Returning to a Running Plan

Tis’ a weird time to be a runner isn’t it? It turns out it really is going to be a whole year without racing. Our favorite family reindeer run is canceled this year too. Sad face. Personally I took the summer to focus on other things like work and growing a new business which went really, really well actually. But now I’m thinking it’s time to get back to it. If I don’t soon then next year the marathon that was the goal for this year might be off the table. Most of the racing runners I know well have been in a similar boat to me too. That is running some, when they feel like it but no where as much as usual and feeling guilty about it. So how do you get back to a training plan after a break? We’ll get into that generally and after each section we’ll adapt that to how you might do that in 2020 or even 2021.

Check out my training plans here!

There’s just something about working a plan right?

Even if you’re not working a training plan right now but you have #goals in the near future that looming structure on the horizon keeps you running regularly. It sort of takes the choice out of the matter which isn’t always a bad thing. It also keeps us plugged into the greater running community even if that’s just buying more socks. This year though we can’t look forward to anything on the horizon so if you’re struggling give yourself a break. Know that when things do return to normal you will too.

First thing first, build a base

I’f you’ve been a lapsed runner for a while the first step is to build a base and be kind to yourself. A good place to start with that is to get back to running two or ideally three days a week. You could go back and restart a couch to 5k program if you want but even after a months long break it’s probably not necessary. Just keep the principals of that program in mind as you return.

Start with the lowest distance you used to cover on the days where you just had barely enough time to get out there. For me that’s about 4k but 3k is also good too. Let go of pace completely and just take it easy. If you want to walk for a bit then walk for a bit. During this stage you’re just getting back into the habit of getting out there on the regular and taking it as easy as possible on you body. As such its best not to run on back to back days. Keep up like this for about 3 weeks and if you feel like going a little bit faster or a bit further some runs go for it. It goes without saying during this phase (and all the phases) make sure not to break the 10% weekly milage rule any week. You’re supposed to be taking it easy after all!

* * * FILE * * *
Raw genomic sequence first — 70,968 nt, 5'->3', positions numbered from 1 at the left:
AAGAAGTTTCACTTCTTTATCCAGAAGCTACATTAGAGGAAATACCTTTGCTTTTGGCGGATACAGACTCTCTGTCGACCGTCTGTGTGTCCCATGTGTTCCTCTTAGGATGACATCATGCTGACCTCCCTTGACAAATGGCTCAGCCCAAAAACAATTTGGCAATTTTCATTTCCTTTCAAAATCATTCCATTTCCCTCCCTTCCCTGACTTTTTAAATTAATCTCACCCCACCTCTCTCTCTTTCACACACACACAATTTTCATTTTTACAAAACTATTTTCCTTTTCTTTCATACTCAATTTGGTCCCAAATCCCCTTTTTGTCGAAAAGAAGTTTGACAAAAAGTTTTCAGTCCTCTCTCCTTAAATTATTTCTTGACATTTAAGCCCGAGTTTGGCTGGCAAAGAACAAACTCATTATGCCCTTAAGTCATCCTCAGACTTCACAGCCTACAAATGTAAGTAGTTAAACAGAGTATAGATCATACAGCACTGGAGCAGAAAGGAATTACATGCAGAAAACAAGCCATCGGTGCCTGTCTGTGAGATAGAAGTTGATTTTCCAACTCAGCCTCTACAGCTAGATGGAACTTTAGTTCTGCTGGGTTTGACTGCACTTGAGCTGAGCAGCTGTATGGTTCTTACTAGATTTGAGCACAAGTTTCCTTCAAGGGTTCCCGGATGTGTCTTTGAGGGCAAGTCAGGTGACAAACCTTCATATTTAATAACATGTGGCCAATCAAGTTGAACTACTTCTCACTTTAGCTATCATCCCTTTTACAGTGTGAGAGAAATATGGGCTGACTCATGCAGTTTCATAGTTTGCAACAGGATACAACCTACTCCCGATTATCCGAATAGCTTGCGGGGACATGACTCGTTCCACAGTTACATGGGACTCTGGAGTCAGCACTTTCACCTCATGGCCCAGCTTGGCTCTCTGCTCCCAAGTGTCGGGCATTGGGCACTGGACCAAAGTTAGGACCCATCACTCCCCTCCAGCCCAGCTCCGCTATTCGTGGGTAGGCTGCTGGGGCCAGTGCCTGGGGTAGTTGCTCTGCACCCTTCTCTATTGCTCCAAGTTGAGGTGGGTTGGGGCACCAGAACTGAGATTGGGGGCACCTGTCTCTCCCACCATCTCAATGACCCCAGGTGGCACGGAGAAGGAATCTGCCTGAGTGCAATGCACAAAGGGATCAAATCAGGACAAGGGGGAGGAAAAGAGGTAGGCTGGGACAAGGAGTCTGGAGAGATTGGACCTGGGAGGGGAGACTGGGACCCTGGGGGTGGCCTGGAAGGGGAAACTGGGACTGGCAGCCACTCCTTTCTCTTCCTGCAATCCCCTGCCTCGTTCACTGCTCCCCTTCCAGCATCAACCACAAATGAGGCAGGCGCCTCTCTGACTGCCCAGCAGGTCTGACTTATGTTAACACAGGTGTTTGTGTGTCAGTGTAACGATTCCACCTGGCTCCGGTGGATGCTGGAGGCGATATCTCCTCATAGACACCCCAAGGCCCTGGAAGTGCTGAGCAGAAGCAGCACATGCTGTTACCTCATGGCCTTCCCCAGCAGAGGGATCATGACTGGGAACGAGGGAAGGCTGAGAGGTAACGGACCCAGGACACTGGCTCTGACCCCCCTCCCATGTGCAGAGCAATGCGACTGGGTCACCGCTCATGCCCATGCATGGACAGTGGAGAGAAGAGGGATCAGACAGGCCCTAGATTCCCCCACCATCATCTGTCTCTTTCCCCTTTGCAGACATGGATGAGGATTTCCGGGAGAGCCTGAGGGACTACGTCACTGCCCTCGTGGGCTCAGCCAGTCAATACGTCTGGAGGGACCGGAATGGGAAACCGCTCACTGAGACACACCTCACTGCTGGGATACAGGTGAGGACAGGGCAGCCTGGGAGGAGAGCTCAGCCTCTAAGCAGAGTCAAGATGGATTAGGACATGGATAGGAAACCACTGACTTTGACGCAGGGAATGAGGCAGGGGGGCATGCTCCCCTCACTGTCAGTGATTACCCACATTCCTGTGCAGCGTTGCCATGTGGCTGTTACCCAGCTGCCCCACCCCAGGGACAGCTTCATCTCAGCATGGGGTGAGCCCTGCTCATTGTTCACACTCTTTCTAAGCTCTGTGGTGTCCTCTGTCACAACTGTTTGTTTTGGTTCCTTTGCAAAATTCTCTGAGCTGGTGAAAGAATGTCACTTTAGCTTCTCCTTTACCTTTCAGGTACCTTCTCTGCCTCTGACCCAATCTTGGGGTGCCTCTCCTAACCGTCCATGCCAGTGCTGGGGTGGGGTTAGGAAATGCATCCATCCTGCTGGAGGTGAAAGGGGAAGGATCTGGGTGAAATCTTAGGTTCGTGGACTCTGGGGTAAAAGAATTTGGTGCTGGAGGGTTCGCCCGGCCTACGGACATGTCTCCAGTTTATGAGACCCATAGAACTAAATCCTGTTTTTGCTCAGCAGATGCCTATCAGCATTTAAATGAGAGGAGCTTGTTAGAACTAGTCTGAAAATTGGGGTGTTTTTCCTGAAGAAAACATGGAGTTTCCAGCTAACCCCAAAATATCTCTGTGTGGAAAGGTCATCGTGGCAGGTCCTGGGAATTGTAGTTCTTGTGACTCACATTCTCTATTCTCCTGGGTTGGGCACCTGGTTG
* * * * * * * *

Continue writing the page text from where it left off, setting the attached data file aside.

In 2020 that could be all you really need to do to get back into running on the regular. Just get out there on non-consecutive days a few times a week and go as far and as fast as you want. If that’s all you do for now you will go further and faster with a significant running history faster than you’d think. If you decide to amp it up at some point for a miraculously scheduled race or a virtual race you can. We all know starting at 3 5k’s a week is a whole lot different than starting from nothing! 


Morph your base into the training realm

Once that phase is no sweat and you want to start challenging yourself add one run a week so that you are running on back to back days once a week. Or you could equally just move one of your three runs so that they are on consecutive days. One of the hardest things do manage in a training plan is running when you’re already tiered or sore. Remember though we’re re-introducing the idea of recovery runs here so make that day after run shorter, slower and the easiest of the week. Take it up a notch by doing some short burst of speed work on that first of the back to back runs.